Our 2 weeks in Egypt started with 7 memorable nights on a cruise from Luxor to Aswan and back. I had never been there in my youth. It was absolutely splendid Floating down the Nile with nary a smokestack in sight! Beautiful lush farms with plantings of banana trees, alfalfa, and sugar canes. The quiet often punctuated by the soulful call to prayers emanating from the many minarets that dotted the peaceful and soothing landscape. The Temples at Karnak, Luxor, Essna, Edfu, Kom Ombo, Abu Simbel, and Phileas Island reminded us of the glory that was Ancient Egypt.

The felluca ride from our cruise boat over to the Cataract Hotel in Aswan for high tea was all the more memorable for the stunning sunset we witnessed, followed immediately by the twinkling lights that were then turned on merrily to announce the end of that Ramadan day's fasting.

It was then, on to Cairo. Almost immediately upon arrival at our Hilton Hotel on the Midan Tahrir, we braved the chaotic auto traffic and walked over to the Soliman Pasha Street which is where I was born and where I resided for many years. At one time, that had been a prominent address. While things do change with the passage of time, there were still many stately buildings remaining on that street. Our house at 12 Soliman Pasha Street is no longer there. But the Stella Brasserie that was immediately across the street from that building, and where I often spent quality time there with my maternal grandfather, Youssef Balestra, while he enjoyed a cool Stella on the hot summer afternoons, is now one of Cairo's most popular and pleasant restaurants: The Felfella! Just a bit further up the street from there the Café Riche and Groppi remain, with the latter one appearing to have been refurbished.

At the Soliman Pasha circle, I was pleasantly surprised to note that one of my father's dearest friend's former apartment residence has now been converted into a popular Internet Café.

The streets were very crowded but the atmosphere was friendly and welcoming. We never felt threatened. I was delighted to find a street vendor peddling fragrant jasmine necklaces which I then proceeded to purchase for my wife and daughter. They very happily wore theirs the balance of that day and evening. We continued happily and excitedly on up Soliman Pasha Street, past the Cinema Radio, Cinema Metro, the Excelsior and l'Americaine restaurants. Again, due to the passage of time, all seemed to have lost much of their luster, really not unlike their counterparts in the US and Europe. We also walked out to the Cicurel department store building on King Fouad Street and were disappointed to find it closed. My maternal grandfather, my mother, her sister and her husband had all worked there at one time or the other. It was our favorite shopping store. King Fouad Street remains full of busy retail stores.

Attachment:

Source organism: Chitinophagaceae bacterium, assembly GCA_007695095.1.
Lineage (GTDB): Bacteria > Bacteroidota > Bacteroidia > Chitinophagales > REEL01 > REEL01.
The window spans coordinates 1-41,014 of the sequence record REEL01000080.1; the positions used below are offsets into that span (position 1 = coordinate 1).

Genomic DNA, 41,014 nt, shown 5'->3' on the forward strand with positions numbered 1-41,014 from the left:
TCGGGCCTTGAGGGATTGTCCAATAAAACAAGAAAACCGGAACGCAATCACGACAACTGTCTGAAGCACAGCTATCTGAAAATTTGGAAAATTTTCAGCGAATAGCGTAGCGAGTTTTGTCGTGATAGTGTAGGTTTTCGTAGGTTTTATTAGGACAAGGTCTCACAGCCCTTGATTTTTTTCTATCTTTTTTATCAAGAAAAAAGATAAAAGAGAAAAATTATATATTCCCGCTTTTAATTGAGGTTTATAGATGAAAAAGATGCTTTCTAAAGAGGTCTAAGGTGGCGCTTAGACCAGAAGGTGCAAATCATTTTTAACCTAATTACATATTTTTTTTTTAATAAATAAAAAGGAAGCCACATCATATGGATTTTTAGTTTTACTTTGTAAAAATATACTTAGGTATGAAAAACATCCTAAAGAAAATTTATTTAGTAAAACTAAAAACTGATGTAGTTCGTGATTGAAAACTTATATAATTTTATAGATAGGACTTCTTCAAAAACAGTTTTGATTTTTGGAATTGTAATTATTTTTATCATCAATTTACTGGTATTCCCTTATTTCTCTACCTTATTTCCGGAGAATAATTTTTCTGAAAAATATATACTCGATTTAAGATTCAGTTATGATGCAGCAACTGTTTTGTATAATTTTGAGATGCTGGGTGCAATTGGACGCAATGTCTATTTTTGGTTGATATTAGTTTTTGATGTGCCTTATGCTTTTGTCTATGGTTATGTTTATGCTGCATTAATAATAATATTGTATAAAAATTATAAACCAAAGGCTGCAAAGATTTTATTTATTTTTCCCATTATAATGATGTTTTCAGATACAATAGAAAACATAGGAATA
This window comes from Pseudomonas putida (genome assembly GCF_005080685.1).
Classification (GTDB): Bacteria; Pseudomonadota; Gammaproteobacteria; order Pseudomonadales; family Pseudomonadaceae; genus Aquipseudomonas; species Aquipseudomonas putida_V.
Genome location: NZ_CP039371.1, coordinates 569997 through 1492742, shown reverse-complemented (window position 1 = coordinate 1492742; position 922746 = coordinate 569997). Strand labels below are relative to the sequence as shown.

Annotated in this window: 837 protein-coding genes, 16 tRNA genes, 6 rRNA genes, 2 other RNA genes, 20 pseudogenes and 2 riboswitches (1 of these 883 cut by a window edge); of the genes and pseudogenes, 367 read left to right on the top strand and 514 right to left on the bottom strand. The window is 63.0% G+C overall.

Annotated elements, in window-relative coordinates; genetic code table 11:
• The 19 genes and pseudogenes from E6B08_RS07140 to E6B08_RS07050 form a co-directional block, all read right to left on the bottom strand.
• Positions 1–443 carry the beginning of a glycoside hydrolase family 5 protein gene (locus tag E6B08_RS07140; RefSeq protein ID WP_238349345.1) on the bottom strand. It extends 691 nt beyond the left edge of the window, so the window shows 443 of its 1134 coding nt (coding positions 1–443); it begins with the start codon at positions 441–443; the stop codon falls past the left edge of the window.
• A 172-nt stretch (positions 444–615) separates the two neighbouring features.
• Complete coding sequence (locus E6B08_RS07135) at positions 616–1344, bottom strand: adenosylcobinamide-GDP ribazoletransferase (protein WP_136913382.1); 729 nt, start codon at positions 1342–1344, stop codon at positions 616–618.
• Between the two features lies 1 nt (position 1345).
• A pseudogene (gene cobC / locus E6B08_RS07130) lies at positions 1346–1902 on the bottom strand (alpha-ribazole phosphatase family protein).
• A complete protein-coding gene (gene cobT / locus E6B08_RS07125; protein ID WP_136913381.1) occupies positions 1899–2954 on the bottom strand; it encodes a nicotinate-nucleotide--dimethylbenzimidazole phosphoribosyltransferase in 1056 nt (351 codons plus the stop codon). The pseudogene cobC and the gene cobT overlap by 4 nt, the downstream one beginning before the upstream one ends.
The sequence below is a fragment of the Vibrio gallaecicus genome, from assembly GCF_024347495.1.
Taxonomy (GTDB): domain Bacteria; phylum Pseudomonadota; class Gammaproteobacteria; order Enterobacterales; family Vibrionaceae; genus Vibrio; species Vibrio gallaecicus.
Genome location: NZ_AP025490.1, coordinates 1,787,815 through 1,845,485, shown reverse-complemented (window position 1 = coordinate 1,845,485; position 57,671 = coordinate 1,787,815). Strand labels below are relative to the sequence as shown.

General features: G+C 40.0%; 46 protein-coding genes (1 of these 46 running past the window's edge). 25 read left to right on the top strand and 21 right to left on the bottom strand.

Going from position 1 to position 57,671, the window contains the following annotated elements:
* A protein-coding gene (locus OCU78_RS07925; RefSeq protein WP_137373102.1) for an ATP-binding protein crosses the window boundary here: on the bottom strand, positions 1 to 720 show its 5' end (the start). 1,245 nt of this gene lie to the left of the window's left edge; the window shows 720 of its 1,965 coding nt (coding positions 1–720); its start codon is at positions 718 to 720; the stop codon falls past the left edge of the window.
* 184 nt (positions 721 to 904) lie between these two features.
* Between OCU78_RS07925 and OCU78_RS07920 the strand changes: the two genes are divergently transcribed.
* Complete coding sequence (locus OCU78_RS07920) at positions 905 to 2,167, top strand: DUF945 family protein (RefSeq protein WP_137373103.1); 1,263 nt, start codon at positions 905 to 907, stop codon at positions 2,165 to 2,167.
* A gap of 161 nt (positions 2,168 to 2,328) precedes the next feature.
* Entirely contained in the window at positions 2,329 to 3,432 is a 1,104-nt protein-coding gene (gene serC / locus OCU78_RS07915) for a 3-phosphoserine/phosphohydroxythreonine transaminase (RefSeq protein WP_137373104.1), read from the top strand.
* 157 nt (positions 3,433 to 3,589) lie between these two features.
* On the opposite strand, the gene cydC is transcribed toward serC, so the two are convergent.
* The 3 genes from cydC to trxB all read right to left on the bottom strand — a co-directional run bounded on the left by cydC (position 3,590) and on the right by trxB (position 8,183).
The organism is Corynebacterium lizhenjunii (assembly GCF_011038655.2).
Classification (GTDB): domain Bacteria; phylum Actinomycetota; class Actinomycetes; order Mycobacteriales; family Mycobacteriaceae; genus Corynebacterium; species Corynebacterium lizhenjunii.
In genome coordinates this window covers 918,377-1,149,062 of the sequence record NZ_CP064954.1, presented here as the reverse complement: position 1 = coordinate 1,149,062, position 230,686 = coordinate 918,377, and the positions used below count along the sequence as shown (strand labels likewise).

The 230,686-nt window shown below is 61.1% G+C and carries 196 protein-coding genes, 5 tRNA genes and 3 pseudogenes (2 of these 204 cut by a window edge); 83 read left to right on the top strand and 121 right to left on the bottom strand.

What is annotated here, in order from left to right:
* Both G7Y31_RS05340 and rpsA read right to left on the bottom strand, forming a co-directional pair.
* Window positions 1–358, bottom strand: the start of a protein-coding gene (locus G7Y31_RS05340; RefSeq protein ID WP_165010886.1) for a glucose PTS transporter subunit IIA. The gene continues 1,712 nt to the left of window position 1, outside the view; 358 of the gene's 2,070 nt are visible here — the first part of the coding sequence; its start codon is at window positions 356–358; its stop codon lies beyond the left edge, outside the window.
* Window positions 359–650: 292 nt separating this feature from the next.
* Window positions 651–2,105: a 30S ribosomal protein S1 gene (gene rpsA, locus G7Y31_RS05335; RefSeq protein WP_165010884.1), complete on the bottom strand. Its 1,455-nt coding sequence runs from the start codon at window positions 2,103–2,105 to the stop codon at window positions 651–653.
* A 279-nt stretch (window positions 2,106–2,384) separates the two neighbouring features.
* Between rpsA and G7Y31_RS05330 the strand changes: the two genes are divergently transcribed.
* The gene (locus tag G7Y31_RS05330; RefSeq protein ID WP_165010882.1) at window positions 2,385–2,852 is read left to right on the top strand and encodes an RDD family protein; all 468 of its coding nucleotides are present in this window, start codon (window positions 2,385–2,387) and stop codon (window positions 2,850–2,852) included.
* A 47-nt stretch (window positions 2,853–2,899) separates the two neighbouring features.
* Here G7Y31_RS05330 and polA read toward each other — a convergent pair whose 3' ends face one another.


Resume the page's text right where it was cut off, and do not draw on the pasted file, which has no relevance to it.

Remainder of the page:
by the pyramids

While in Cairo, we also enjoyed crossing the Kasr El Nil Bridge with its formidable lions standing guard on this busy crossing. We made it over to the Andalousian Garden only to find out that it was closed as well. The balance of our stay in Cairo was quite hectic as we took in all the magnificent sights. Can there be any more impressive experience than the sight of the Pyramids and Sphinx under its Sound and Light show?

It was all so thrilling and so pleasant.

Because we were booked on an organized tour, and our respective intestinal systems had each suffered minor bouts of Pharaoh's Revenge, our meals were mostly taken in Western Hotels. Fortunately, delicious Egyptian items such as Foul, Falafels, Mahshis and kebabs were served regularly and enjoyed by all.

For the first time, my children got to taste and enjoy delicious fresh dates and fresh guavas. It was very touching, to me and my family, that on our very last evening in Egypt, we were taken to the Felfella Restaurant for dinner.

From there we went on a walking tour to visit the Abdeen Palace now dark and deserted but very well guarded. What a magnificent palace it was and still is though it was hard to tell if it is still in use.

When our apartment building in Cairo was replaced by a high rising office tower in 1953, my father moved us to a lovely place in Heliopolis. We spent a busy morning there retracing my youth. The beautiful and elegant horse race track of Heliopolis that was across the street from our multi-story apartment house is long gone. It has been replaced by modern high rises. Our beloved Heliolido Club has not changed much. It remains stately and attractive though now surrounded by too many tall buildings that now overlook it ominously. My old school, the College des Freres Heliopolis, is now run by the Freres Patriarchal. The principal there, Father Jules El Zerey, received us warmly and allowed us a detailed tour of the school. My daughter, the teacher, was impressed by the school's extensive and varied curriculum. It appears to remain a very fine school. We walked happily and safely through the streets of Heliopolis with me pointing to my family where aunts, uncles, cousins, and special friends lived.